Midstream companies have improved financial flexibility and positioning.
In contrast to the prior midstream business model that emphasized a grow-at-all-costs mentality reflected in both dividends and capital spending, midstream has been shifting to a more sustainable growth model that is not dependent on equity capital markets (read more). Midstream companies in the past would frequently issue equity to finance prolific growth projects. In the wake of the oil downturn from 2014-16, issuing equity became challenging due to the cost (high yields) and market conditions (weak demand). With the equity market no longer a viable source of financing, companies had to find new ways to fund projects, and in some cases, names had to cut their dividends to shore up their financial positioning. Over time, midstream companies began to shift to equity self-funding, or in other words, using retained cash flows to fund the equity component of growth capital expenditures instead of issuing equity.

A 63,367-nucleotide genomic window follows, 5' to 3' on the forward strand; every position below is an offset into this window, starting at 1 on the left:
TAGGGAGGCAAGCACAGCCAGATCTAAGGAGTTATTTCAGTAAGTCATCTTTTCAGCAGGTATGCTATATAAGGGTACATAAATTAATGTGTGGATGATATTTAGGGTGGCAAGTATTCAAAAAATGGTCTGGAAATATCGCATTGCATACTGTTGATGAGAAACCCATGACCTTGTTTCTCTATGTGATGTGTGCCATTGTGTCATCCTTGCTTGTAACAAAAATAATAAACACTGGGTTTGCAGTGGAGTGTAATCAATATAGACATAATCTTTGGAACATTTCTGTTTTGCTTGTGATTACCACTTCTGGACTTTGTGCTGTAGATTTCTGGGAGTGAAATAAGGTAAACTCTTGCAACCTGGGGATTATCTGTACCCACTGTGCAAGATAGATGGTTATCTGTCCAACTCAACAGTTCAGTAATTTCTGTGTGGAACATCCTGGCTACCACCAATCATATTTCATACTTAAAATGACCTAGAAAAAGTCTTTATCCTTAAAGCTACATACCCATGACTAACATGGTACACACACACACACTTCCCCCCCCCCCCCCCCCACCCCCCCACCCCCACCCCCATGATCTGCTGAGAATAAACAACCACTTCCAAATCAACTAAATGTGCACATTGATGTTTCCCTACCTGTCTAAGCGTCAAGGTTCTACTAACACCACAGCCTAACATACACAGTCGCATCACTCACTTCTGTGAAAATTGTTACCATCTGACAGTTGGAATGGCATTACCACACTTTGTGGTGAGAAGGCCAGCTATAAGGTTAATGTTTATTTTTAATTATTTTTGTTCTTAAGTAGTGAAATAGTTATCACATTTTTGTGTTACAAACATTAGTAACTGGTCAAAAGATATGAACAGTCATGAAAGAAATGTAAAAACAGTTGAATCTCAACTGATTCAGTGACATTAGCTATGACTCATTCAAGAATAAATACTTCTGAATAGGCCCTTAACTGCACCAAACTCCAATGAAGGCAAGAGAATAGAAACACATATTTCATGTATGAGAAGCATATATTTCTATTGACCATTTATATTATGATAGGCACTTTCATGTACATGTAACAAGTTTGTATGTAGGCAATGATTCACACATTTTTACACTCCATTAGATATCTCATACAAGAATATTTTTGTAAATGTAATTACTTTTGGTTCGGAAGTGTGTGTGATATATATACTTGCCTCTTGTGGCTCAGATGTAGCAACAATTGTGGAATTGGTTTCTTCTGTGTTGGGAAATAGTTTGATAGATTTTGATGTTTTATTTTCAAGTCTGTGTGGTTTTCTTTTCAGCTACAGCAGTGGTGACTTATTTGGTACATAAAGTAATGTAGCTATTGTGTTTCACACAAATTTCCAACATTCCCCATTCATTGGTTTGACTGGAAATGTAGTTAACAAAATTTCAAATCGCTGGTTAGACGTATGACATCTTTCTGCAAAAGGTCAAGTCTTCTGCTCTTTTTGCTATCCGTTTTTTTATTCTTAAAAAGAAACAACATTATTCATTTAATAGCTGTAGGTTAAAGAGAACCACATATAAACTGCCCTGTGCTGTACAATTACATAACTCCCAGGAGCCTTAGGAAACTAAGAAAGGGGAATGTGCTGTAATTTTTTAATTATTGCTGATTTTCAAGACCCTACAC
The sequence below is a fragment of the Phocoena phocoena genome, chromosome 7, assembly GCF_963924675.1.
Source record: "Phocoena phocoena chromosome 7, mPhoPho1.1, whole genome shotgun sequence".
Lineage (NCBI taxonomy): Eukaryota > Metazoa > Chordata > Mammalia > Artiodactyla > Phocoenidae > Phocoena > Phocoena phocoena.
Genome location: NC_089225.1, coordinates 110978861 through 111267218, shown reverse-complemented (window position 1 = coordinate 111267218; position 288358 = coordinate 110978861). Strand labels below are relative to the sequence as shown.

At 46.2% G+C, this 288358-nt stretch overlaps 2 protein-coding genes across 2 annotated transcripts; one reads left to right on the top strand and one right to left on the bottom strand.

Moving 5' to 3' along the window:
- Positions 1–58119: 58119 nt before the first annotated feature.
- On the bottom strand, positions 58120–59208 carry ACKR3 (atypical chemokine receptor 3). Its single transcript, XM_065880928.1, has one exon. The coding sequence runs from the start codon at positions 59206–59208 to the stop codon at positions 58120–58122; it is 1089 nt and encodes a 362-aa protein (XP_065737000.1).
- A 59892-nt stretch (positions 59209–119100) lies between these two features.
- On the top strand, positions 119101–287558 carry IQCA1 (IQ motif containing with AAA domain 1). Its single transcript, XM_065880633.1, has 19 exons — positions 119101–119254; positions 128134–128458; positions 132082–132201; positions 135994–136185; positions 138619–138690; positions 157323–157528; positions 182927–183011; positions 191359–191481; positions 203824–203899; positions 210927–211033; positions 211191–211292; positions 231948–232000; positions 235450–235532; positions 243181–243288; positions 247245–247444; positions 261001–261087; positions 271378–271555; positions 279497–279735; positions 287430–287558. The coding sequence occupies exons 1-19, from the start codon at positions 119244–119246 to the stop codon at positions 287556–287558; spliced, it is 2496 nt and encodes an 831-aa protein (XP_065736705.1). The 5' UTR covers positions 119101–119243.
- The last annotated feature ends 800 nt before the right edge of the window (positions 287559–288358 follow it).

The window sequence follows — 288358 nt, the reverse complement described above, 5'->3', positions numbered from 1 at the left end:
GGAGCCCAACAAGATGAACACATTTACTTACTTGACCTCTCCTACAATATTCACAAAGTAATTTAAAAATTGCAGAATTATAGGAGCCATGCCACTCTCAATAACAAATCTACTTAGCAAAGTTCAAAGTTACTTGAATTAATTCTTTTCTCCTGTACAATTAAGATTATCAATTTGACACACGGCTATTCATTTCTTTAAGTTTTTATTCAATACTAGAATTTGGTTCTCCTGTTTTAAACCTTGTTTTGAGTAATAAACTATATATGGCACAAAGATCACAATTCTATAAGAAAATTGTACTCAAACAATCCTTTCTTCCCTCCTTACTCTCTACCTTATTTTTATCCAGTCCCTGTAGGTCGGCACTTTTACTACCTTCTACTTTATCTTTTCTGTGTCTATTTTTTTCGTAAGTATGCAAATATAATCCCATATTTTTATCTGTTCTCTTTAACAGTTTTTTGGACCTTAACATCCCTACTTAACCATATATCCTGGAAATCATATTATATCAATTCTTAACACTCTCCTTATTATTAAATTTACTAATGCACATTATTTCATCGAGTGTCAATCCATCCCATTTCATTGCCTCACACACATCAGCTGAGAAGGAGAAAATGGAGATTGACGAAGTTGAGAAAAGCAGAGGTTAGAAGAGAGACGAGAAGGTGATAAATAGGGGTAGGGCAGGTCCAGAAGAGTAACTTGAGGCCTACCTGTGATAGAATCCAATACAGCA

While Magellan Midstream Partners (MMP) was ahead of the curve in not relying on equity capital markets, the tide for the rest of the midstream space really began to shift in late 2017. Specifically, in October 2017, Enterprise Products Partners (EPD) revised its distribution policy at the time to grow by a smaller $0.0025 per unit sequentially each quarter with the goal of increasing distribution coverage and achieving equity self-funding. Moderating dividend growth, or cuts in some cases, was key to generating excess cash flow to fund growth capex. Today, equity self-funding has largely been achieved, though ONEOK (OKE) serves as an exception given its recent common stock offering in June. Overall, the lack of equity issuances among midstream marks a significant shift from the old days with the added benefits of alleviating investor concerns around dilution and helping to enforce capital discipline.